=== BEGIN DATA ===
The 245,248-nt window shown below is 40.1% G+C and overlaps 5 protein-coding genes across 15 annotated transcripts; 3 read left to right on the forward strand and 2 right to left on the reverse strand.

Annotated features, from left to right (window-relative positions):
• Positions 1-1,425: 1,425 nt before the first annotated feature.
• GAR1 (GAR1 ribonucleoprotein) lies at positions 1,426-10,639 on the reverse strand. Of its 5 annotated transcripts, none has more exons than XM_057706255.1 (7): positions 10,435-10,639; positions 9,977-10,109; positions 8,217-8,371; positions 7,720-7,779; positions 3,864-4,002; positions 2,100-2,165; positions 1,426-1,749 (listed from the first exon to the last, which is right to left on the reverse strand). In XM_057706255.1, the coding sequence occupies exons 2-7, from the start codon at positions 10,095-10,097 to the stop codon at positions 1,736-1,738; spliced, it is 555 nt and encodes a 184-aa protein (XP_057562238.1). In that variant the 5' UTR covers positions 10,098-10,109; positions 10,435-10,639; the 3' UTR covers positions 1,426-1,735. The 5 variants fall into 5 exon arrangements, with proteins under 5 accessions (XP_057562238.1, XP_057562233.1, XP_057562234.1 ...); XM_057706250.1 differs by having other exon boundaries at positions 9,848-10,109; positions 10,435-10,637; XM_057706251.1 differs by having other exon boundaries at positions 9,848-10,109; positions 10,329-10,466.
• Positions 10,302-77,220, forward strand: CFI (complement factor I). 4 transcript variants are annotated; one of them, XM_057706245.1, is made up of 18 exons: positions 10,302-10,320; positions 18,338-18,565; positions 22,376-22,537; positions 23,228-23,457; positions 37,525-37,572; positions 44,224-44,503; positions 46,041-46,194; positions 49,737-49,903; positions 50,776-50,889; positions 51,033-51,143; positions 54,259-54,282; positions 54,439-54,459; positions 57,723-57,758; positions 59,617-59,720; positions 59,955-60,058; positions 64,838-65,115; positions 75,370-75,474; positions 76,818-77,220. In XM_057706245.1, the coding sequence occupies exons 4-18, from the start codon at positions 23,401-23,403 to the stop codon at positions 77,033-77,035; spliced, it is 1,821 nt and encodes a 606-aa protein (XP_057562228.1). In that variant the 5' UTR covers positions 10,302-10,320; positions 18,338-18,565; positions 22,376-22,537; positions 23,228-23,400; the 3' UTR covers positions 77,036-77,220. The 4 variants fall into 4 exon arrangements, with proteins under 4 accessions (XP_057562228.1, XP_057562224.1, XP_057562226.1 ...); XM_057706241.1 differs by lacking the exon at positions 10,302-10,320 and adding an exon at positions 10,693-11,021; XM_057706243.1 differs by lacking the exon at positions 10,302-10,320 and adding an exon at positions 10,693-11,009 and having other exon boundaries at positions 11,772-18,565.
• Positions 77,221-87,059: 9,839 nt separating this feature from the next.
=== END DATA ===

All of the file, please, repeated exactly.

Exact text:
The 245,248-nt window shown below is 40.1% G+C and overlaps 5 protein-coding genes across 15 annotated transcripts; 3 read left to right on the forward strand and 2 right to left on the reverse strand.

Annotated features, from left to right (window-relative positions):
• Positions 1-1,425: 1,425 nt before the first annotated feature.
• GAR1 (GAR1 ribonucleoprotein) lies at positions 1,426-10,639 on the reverse strand. Of its 5 annotated transcripts, none has more exons than XM_057706255.1 (7): positions 10,435-10,639; positions 9,977-10,109; positions 8,217-8,371; positions 7,720-7,779; positions 3,864-4,002; positions 2,100-2,165; positions 1,426-1,749 (listed from the first exon to the last, which is right to left on the reverse strand). In XM_057706255.1, the coding sequence occupies exons 2-7, from the start codon at positions 10,095-10,097 to the stop codon at positions 1,736-1,738; spliced, it is 555 nt and encodes a 184-aa protein (XP_057562238.1). In that variant the 5' UTR covers positions 10,098-10,109; positions 10,435-10,639; the 3' UTR covers positions 1,426-1,735. The 5 variants fall into 5 exon arrangements, with proteins under 5 accessions (XP_057562238.1, XP_057562233.1, XP_057562234.1 ...); XM_057706250.1 differs by having other exon boundaries at positions 9,848-10,109; positions 10,435-10,637; XM_057706251.1 differs by having other exon boundaries at positions 9,848-10,109; positions 10,329-10,466.
• Positions 10,302-77,220, forward strand: CFI (complement factor I). 4 transcript variants are annotated; one of them, XM_057706245.1, is made up of 18 exons: positions 10,302-10,320; positions 18,338-18,565; positions 22,376-22,537; positions 23,228-23,457; positions 37,525-37,572; positions 44,224-44,503; positions 46,041-46,194; positions 49,737-49,903; positions 50,776-50,889; positions 51,033-51,143; positions 54,259-54,282; positions 54,439-54,459; positions 57,723-57,758; positions 59,617-59,720; positions 59,955-60,058; positions 64,838-65,115; positions 75,370-75,474; positions 76,818-77,220. In XM_057706245.1, the coding sequence occupies exons 4-18, from the start codon at positions 23,401-23,403 to the stop codon at positions 77,033-77,035; spliced, it is 1,821 nt and encodes a 606-aa protein (XP_057562228.1). In that variant the 5' UTR covers positions 10,302-10,320; positions 18,338-18,565; positions 22,376-22,537; positions 23,228-23,400; the 3' UTR covers positions 77,036-77,220. The 4 variants fall into 4 exon arrangements, with proteins under 4 accessions (XP_057562228.1, XP_057562224.1, XP_057562226.1 ...); XM_057706241.1 differs by lacking the exon at positions 10,302-10,320 and adding an exon at positions 10,693-11,021; XM_057706243.1 differs by lacking the exon at positions 10,302-10,320 and adding an exon at positions 10,693-11,009 and having other exon boundaries at positions 11,772-18,565.
• Positions 77,221-87,059: 9,839 nt separating this feature from the next.